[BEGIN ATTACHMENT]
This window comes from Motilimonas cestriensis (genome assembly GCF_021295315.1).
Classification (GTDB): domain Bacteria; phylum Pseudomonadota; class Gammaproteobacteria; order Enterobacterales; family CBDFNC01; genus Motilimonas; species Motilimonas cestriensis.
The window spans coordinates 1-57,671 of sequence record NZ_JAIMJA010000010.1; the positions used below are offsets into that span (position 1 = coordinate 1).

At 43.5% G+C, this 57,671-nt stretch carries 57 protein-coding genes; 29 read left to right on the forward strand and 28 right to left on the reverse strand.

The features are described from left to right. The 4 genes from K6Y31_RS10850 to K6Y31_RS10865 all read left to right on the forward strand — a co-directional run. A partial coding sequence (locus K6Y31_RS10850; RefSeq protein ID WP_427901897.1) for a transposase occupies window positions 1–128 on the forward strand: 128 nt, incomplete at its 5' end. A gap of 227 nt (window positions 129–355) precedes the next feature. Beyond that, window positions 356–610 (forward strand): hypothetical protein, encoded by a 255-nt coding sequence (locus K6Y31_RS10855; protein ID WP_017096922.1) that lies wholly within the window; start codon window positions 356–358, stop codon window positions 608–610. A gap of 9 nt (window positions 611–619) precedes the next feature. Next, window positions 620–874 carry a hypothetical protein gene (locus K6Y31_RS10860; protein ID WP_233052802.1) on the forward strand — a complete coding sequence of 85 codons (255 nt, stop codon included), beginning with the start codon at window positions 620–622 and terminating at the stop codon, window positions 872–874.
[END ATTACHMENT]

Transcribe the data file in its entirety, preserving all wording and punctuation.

This window comes from Motilimonas cestriensis (genome assembly GCF_021295315.1).
Classification (GTDB): domain Bacteria; phylum Pseudomonadota; class Gammaproteobacteria; order Enterobacterales; family CBDFNC01; genus Motilimonas; species Motilimonas cestriensis.
The window spans coordinates 1-57,671 of sequence record NZ_JAIMJA010000010.1; the positions used below are offsets into that span (position 1 = coordinate 1).

At 43.5% G+C, this 57,671-nt stretch carries 57 protein-coding genes; 29 read left to right on the forward strand and 28 right to left on the reverse strand.

The features are described from left to right. The 4 genes from K6Y31_RS10850 to K6Y31_RS10865 all read left to right on the forward strand — a co-directional run. A partial coding sequence (locus K6Y31_RS10850; RefSeq protein ID WP_427901897.1) for a transposase occupies window positions 1–128 on the forward strand: 128 nt, incomplete at its 5' end. A gap of 227 nt (window positions 129–355) precedes the next feature. Beyond that, window positions 356–610 (forward strand): hypothetical protein, encoded by a 255-nt coding sequence (locus K6Y31_RS10855; protein ID WP_017096922.1) that lies wholly within the window; start codon window positions 356–358, stop codon window positions 608–610. A gap of 9 nt (window positions 611–619) precedes the next feature. Next, window positions 620–874 carry a hypothetical protein gene (locus K6Y31_RS10860; protein ID WP_233052802.1) on the forward strand — a complete coding sequence of 85 codons (255 nt, stop codon included), beginning with the start codon at window positions 620–622 and terminating at the stop codon, window positions 872–874.